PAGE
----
What Are You Summoning?

Moons ago, I watched The Secret. I was intrigued but skeptical.

Something about the vision boards and all the manifesting didn’t quite sit right with me. The law of attraction, serendipity, and conspiracies of the universe have been the topics of countless conversations with family and friends since.

But I was never all-in on any one thing.

Then I landed upon the Self-Efficacy Theory (SET). At its simplest, SET is about your capacity to do something successfully. This could be tight roping across Yosemite Cathedral Peak or becoming a meditator.

You believe in your ability to perform.

Pioneered by Canadian-American psychologist Albert Bandura, SET has four mechanisms that help build your efficacy:

Personal Mastery

How successful you’ve been at something in the past will affect your confidence in tackling a related (or even an entirely new undertaking). Makes sense since your previous accomplishments can give you the chutzpah to level up. Just ask big waver surfer Kai Lenny and he’ll tell you precisely this:

Embarking on an entirely new endeavor, however, requires the fortitude to fail and learn. Often we won’t start something because the road to greatness is too daunting. But whether you’re past experiences have been positive or negative — your mindset that makes the difference.

Social Persuasion

My brother and I used to breakdance back in the day. He’d do a headspin and I’d look on in awe. With his cajoling (and through trial and error), I eventually got it. Today the roles have reversed as he’s learning how to improve his handstand game from me.

This kind of pep-talking falls squarely in the realm of coaching and It’s crucial that the learner believes in the credibility of the coach. And the same rules apply to those who discourage you with their words.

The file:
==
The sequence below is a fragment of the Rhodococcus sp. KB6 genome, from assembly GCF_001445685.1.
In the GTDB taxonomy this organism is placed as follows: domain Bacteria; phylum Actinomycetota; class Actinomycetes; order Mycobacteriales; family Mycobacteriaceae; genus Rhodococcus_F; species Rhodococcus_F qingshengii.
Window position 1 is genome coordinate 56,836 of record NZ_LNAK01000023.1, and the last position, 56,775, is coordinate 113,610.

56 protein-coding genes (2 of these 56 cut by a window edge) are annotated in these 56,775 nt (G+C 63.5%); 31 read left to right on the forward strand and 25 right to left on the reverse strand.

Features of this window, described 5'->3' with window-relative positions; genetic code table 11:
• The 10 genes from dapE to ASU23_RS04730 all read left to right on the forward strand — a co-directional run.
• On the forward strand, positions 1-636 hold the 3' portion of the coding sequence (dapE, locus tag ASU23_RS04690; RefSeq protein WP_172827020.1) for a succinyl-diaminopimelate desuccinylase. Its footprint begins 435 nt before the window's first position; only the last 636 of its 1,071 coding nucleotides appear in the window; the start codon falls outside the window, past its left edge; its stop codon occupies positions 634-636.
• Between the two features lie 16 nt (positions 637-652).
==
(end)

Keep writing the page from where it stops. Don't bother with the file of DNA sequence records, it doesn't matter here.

If the critical choir comes from inside my head, I kindly tell them to take a hike. And if the voices come from living and breathing individuals, I convert their intimidation into creative fuel.

Vicarious Experiences

Seeing someone else succeed can make an endeavor much more palpable for you. Once deemed impossible, Roger Bannister broke the 4-minute mile in 1954. Today elite athletes are smashing this time. When the unfathomable becomes fathomable — the sky’s the limit.

While you can get motivated by someone achieving something great — you can also get deflated. This is why having role models invested in your success is a good bet in helping you be your best.

Physiological Feedback

The body does keep score. When you’re emotionally aroused you feel it in your bones. One minute you may feel giddy and in another, you feel stressed.

If you’ve cultivated self-efficacy you’re able to better navigate heightened emotional states. An experience that once gave you anxiety can be something that you now look forward to.

A New Addition?

I’d add a fifth mechanism that probably sits closer to The Secret than I’d care to admit. I call it the Summoning Standard. This is your ability to evoke wonder in your life. So if you call forth more serenity you may find yourself catching a sunrise.

While in a small fishing village over the holidays, I put the summoning standard to the test. I had heard of this magical beach across the bay that could only be accessed by a local fisherman. Three futile attempts to organize a trip led me to think, “This is just not meant to be.”

On my last day there, I peered out one last time in the direction of the elusive beach. Something stirred in me. In the next moment, I summoned another soul that had the same vision of going there. Et voila! just like that — the next day a gang of us (I had summoned even more seekers by then) set sail. I may not have been steering the ship but I commanded it. Surf, sand, and fresh fish tacos followed.

If there’s one thing I’ve learned since The Secret, it’s that your attitude really can make dreams come true.

I guess I’m coming around after all 🎣

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Jonas Altman

Jonas Altman

Founder, Coach & Author of the bestseller SHAPERS → www.shapers.life/book